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Saturday, August 21, 1993 - Page updated at 12:00 AM

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`Surf Ninjas' A Real Wipeout

MOVIE REVIEW

X 1/2 "Surf Ninjas," with Ernie Reyes Sr., Ernie Reyes Jr., Rob Schneider, Tone Loc and Leslie Nielsen. Directed by Neal Israel, from a screenplay by Dan Gordon. Alderwood Village 12, Broadway Market, Metro, Renton Village, Gateway Center 8. "PG" - Parental guidance suggested, due to moderate violence. ---------------------------------

It's well understood that a movie like "Surf Ninjas" is catering to a very specific audience - namely, anyone who's into martial arts and/or spends inordinate amounts of time playing Nintendo and Sega video games. It's equally understood that anyone who doesn't fit that demographic wouldn't watch this movie if you paid them, with the possible exception of haggard film reviewers like yours truly, who as your humble servant has sat through "Surf Ninjas" so you won't have to.

It's about a pair of young Asian-American brothers (Ernie Reyes Jr. and Nicolas Cowan) who spend their days surfing near Los Angeles, until a band of marauding Ninja warriors pops up to assassinate them. Like, bummer, dude.

Turns out the brothers are the born princes of Patu San, an idyllic island kingdom that was overthrown by the evil Colonel Chi (Leslie Nielsen) when the boys were too young to remember their father, the Patu Sani king. Adopted by an American seaman and Patu Sani loyalist, they were raised in L.A. and, at first, don't care much for assuming the throne of some distant monarchy.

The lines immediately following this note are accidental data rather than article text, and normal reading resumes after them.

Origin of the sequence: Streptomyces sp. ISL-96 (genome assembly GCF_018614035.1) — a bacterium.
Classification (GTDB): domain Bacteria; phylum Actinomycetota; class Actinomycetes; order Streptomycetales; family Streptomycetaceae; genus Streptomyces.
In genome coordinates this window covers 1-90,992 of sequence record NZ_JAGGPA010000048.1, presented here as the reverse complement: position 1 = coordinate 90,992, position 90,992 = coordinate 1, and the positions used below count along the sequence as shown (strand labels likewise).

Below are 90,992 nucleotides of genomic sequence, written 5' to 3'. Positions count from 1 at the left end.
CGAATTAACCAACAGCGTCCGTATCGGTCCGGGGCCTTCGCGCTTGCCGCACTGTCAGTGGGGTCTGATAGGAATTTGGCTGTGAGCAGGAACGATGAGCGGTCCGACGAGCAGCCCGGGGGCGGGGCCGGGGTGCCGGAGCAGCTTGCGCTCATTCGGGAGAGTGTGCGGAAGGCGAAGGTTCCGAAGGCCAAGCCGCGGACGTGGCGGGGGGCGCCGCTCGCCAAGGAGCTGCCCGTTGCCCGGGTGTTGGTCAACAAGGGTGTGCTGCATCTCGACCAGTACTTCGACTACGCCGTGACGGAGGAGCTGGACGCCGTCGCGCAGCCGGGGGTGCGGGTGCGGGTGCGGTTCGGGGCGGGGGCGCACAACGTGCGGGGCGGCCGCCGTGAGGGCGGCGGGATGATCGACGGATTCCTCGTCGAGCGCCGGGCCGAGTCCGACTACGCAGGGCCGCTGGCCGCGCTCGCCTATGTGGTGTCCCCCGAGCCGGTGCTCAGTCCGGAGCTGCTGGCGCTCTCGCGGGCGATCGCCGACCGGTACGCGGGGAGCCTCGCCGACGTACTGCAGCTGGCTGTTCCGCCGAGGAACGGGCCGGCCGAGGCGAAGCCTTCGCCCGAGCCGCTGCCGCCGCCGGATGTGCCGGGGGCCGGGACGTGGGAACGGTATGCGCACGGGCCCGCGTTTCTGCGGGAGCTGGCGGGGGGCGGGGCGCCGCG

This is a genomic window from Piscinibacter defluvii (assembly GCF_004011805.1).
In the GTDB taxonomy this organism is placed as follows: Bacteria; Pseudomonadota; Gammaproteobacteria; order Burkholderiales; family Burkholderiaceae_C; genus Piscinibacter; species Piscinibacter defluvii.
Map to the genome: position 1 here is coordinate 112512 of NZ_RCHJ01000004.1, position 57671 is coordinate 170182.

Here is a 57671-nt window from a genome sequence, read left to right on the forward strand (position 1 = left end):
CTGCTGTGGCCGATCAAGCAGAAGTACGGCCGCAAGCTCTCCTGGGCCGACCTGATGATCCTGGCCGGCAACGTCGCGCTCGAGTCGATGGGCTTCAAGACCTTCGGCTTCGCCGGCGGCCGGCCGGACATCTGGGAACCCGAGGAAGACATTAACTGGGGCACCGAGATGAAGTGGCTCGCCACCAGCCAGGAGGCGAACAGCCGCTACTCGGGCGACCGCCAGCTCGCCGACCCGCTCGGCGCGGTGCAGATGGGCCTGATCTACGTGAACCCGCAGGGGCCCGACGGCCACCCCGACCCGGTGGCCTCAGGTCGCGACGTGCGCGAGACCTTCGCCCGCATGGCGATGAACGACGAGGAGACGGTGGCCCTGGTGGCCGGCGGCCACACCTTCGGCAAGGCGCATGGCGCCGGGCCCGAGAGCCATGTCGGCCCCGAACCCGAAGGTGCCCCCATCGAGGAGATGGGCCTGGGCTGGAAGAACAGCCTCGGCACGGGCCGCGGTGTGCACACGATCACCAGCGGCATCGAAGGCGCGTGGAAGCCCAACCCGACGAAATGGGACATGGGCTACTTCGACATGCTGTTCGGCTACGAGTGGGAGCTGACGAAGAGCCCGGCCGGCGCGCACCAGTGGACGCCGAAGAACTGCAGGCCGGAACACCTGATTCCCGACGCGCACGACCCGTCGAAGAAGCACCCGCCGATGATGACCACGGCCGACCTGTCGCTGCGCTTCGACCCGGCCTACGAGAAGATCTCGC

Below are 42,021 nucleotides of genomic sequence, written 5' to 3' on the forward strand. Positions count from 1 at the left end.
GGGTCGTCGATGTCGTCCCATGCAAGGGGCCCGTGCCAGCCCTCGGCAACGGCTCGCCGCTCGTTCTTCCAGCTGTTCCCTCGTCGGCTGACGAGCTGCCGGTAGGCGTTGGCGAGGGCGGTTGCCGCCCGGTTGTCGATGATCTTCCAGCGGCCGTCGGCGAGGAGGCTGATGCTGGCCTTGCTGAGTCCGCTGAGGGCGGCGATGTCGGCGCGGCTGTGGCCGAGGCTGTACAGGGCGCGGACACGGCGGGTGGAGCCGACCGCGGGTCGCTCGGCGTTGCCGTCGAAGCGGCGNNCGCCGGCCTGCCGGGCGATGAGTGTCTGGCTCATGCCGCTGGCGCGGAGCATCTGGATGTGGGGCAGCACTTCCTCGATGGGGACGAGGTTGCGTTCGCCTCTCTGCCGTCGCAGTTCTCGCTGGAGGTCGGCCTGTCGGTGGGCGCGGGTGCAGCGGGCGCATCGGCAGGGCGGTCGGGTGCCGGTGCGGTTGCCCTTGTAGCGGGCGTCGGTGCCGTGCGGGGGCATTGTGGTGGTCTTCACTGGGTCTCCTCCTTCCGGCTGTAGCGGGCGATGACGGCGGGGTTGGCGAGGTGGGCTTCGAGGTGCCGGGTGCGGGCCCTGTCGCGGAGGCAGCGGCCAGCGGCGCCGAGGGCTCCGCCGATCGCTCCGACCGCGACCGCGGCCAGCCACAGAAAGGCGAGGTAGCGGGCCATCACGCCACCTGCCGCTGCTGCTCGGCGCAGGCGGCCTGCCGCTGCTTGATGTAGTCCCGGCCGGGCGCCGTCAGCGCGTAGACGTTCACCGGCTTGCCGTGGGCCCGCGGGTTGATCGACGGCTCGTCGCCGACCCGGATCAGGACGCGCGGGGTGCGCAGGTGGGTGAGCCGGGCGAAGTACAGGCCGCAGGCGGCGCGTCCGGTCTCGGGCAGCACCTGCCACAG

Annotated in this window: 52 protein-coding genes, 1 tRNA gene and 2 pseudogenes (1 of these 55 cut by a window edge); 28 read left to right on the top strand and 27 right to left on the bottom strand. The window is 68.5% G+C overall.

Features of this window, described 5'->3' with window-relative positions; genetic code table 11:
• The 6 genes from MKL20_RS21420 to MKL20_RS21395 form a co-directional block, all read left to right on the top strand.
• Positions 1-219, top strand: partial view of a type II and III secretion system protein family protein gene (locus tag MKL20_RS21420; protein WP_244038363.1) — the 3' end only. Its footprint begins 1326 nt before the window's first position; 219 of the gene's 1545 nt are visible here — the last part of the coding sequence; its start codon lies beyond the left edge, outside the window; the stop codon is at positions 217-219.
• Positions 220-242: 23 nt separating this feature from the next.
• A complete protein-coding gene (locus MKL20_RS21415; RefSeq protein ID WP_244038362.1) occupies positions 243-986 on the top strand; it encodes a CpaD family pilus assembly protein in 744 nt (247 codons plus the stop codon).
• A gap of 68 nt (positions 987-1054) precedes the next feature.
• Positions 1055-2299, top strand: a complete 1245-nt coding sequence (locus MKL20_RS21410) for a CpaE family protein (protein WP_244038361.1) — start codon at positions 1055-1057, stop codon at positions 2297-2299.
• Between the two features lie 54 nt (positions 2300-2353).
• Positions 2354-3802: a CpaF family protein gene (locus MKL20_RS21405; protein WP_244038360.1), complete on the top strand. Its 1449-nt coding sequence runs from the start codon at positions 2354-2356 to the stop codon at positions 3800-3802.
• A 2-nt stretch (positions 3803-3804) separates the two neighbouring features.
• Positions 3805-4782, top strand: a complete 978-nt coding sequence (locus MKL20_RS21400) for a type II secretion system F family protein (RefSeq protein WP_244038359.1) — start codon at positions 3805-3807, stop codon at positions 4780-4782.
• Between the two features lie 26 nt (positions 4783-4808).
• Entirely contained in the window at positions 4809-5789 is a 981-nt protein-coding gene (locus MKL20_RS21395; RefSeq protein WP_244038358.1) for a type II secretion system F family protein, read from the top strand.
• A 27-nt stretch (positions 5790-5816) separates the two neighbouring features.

But it's their destiny, y'see, so they gotta go. Joined by their Ninja master uncle (Ernie Reyes Sr.), an L.A. detective (rapper Tone Loc) and their buffoon buddy Iggy ("Saturday Night Live" regular Rob Schneider), they recruit the oppressed men of Patu San to assault the nasty Colonel's island fortress on surfboards.

Oh, gee, have I given too much away? Is there something in this lyrical narrative that can't be detected in the first five minutes?

Truth be told, "Surf Ninjas" is far from the worst of its kind, with production values that are surprisingly elaborate. Some lavish sets have been built on exotic Thailand locations, and lowbrow director Neal Israel (perpetrator of the early Tom Hanks vehicle "Bachelor Party") manages to keep things lively despite all the flaws. It's also clear that martial-arts masters Reyes Sr. and Jr. are headed for a healthy career of kicking the screen to kingdom come.

Copyright (c) 1993 Seattle Times Company, All Rights Reserved.

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